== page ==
While the Midwest suffered substantial losses as a whole, the region's cities actually managed to maintain a stable volume of jobs last month. In fact, of the 30 major metro areas surveyed month by the Employment Index, not one city lost ground in March – though several performed considerably worse than others. Leading this rebound in per capita managerial hiring were San Francisco (up 21%), Milwaukee (up 21%), Detroit and Hartford (each up 17%), yet of these only San Francisco performed well enough to rank as one of America's 10 best cities to find a job. And despite an impressive performance in March (and a 42% improvement since the beginning of the year), Detroit remains the 3rd-worst U.S. city for finding managerial-level employment.

The list of top U.S. cities for finding a job remained stable in March, as each metro area benefited from the overall increase in hiring. That said, gains among the top four cities were significantly greater than those on the bottom half of the 10-best list, indicating an increasing disparity between the job markets in Washington, D.C., Boston, San Francisco and Seattle and those in the rest of the nation. In particular, Boston's 14-point gain puts the city on pace to overtake Washington, D.C., as America's best city to find a job by late summer.

Check out the 10 Best and 10 Worst Cities to Find a Job

Similar to March's regional data, last month's hiring activity by specific job title was less consistent than the national average. The volume of available Manager and VP job openings continued a dramatic rebound that began in February, increasing by 15% and 8%, respectively. While still trailing Manager by seven points, the gain in VP hiring in March caps an impressive, 85% increase in demand for the job title over the past two months. At the current rate, the availability of VP jobs will exceed all other managerial titles within two months.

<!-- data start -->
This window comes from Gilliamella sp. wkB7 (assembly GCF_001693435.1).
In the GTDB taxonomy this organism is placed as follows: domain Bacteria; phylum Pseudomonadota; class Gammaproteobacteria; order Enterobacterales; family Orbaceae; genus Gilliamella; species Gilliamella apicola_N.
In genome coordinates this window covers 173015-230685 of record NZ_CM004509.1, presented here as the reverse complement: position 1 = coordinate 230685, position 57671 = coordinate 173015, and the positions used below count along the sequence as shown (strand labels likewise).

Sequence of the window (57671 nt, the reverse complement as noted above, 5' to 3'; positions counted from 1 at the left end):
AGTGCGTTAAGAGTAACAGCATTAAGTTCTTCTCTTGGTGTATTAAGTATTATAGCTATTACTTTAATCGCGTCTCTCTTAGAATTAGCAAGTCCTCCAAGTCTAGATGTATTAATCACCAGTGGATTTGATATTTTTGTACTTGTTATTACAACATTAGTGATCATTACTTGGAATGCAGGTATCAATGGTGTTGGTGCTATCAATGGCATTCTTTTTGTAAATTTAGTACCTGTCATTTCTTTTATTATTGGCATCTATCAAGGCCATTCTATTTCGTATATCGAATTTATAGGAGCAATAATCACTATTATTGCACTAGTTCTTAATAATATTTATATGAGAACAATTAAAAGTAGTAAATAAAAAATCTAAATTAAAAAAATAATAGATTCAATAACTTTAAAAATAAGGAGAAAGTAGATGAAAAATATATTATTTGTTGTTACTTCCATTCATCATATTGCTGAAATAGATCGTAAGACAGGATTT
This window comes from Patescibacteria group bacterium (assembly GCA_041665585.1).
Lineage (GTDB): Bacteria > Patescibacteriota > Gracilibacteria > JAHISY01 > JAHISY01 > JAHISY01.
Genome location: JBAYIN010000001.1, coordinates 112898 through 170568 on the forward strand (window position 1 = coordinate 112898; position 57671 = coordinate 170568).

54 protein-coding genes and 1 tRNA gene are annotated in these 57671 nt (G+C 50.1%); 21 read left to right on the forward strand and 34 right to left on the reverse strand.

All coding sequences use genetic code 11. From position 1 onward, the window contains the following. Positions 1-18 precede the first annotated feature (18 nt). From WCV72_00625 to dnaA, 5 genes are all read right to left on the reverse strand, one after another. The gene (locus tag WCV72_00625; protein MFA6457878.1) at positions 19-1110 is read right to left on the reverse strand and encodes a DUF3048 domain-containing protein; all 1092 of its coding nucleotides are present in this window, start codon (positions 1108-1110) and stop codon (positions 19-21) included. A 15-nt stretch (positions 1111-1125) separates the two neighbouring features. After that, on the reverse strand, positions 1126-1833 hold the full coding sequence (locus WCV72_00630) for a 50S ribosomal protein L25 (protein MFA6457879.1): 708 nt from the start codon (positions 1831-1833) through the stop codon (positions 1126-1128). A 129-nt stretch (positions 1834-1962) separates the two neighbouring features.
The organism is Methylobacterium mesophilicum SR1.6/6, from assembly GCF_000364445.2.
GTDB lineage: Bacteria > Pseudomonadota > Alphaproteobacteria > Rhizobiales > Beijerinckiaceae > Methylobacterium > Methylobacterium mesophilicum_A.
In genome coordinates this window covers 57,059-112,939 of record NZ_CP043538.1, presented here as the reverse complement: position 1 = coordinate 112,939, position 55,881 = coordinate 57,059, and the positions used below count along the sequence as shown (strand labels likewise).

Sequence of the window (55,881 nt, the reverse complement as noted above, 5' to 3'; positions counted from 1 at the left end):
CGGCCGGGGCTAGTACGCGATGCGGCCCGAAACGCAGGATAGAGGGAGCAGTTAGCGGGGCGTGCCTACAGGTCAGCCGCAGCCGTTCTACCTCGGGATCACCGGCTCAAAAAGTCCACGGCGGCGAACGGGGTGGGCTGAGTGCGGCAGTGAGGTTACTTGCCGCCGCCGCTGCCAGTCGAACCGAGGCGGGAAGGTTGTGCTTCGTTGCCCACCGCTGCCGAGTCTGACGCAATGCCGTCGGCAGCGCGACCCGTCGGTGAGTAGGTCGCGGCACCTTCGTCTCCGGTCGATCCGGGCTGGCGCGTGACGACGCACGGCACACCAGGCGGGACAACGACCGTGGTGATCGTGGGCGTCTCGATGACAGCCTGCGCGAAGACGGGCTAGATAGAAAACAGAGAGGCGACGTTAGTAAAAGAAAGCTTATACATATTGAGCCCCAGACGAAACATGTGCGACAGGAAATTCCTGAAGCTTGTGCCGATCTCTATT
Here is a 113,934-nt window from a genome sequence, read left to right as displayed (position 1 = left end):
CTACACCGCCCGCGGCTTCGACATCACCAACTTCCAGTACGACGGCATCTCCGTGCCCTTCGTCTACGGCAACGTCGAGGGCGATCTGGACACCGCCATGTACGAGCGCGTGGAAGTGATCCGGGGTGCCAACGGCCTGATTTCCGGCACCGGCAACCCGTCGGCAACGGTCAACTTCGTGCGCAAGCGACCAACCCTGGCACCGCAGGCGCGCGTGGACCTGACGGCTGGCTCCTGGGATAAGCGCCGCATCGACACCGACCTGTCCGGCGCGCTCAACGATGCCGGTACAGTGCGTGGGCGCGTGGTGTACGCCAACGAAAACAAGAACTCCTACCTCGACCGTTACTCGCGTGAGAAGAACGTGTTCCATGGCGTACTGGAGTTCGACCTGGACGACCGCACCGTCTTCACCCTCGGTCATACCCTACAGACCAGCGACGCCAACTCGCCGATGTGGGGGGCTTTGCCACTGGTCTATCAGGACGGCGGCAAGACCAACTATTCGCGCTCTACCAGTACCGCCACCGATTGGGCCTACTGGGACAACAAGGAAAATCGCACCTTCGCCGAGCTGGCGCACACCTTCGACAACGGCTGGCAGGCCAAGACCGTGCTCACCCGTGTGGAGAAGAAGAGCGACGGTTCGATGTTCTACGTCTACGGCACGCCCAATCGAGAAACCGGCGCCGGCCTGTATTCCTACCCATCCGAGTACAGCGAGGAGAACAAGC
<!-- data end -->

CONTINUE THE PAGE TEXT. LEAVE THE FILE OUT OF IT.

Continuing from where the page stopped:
In addition to the gain in VP hiring, demand for Manager and Director-level candidates also showed healthy gains. After rising to 1st place in February, the availability of Manager positions continued to lead all other job titles, and while the number of available Director jobs fell slightly behind VP, it also posted a strong, seven point gain for the month. Bucking the trend, however, was demand for C-Suite candidates, as the level experienced a two point loss in job availability. After leading all other job titles as recently as August 2009, the volume of available C-Suite positions has slid by nearly 25%, and demand now trails 3rd place Director level by 19 points.

Low demand for C-Suite candidates notwithstanding, the recent surge in availability of managerial positions has largely served to erase losses sustained during the past year. Director level demand is now at its highest point since August 2009 (trailing that month's Index score by just one point), and the volume of available Manager and VP positions is now higher than at any point since August 2008, when the recent financial crisis was just beginning.

See complete info on job availability by title going back to January 2008 in our Job Level Index

With hiring gains across a majority of regions and job titles, and in every major city in the U.S., managerial candidates are in a better position to find employment now than at any point in the past 18 months. But as managerial hiring improves, will other sectors of the job market follow? An increase in the availability of managerial positions often means that businesses are thinking more positively about the future, which would bode well for workers across all job levels. However, with national unemployment still hovering below 10%, hiring will need to increase steadily throughout the year before any serious impact is made on joblessness.

For complete information on employment by region, job level and the 10 best and worst cities to find a job, the Employment Index's findings can be found in our detailed scoring pages.